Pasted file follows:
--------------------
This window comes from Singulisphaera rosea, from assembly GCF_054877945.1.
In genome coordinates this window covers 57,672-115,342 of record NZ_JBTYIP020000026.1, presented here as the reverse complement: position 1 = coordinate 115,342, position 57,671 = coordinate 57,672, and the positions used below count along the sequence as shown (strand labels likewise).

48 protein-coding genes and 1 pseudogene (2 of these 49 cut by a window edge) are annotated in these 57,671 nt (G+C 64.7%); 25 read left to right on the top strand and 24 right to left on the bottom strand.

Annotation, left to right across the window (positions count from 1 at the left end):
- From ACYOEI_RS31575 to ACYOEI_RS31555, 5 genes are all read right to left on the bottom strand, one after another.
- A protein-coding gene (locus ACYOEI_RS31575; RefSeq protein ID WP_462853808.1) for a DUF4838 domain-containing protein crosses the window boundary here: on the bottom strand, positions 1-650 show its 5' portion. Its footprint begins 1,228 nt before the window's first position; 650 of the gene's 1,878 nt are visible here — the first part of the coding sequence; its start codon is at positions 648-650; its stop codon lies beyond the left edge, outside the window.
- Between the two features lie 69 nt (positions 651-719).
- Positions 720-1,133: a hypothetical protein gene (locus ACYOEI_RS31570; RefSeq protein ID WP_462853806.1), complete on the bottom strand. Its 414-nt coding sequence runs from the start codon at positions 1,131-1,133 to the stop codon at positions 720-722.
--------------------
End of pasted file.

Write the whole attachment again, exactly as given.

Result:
This window comes from Singulisphaera rosea, from assembly GCF_054877945.1.
In genome coordinates this window covers 57,672-115,342 of record NZ_JBTYIP020000026.1, presented here as the reverse complement: position 1 = coordinate 115,342, position 57,671 = coordinate 57,672, and the positions used below count along the sequence as shown (strand labels likewise).

48 protein-coding genes and 1 pseudogene (2 of these 49 cut by a window edge) are annotated in these 57,671 nt (G+C 64.7%); 25 read left to right on the top strand and 24 right to left on the bottom strand.

Annotation, left to right across the window (positions count from 1 at the left end):
- From ACYOEI_RS31575 to ACYOEI_RS31555, 5 genes are all read right to left on the bottom strand, one after another.
- A protein-coding gene (locus ACYOEI_RS31575; RefSeq protein ID WP_462853808.1) for a DUF4838 domain-containing protein crosses the window boundary here: on the bottom strand, positions 1-650 show its 5' portion. Its footprint begins 1,228 nt before the window's first position; 650 of the gene's 1,878 nt are visible here — the first part of the coding sequence; its start codon is at positions 648-650; its stop codon lies beyond the left edge, outside the window.
- Between the two features lie 69 nt (positions 651-719).
- Positions 720-1,133: a hypothetical protein gene (locus ACYOEI_RS31570; RefSeq protein ID WP_462853806.1), complete on the bottom strand. Its 414-nt coding sequence runs from the start codon at positions 1,131-1,133 to the stop codon at positions 720-722.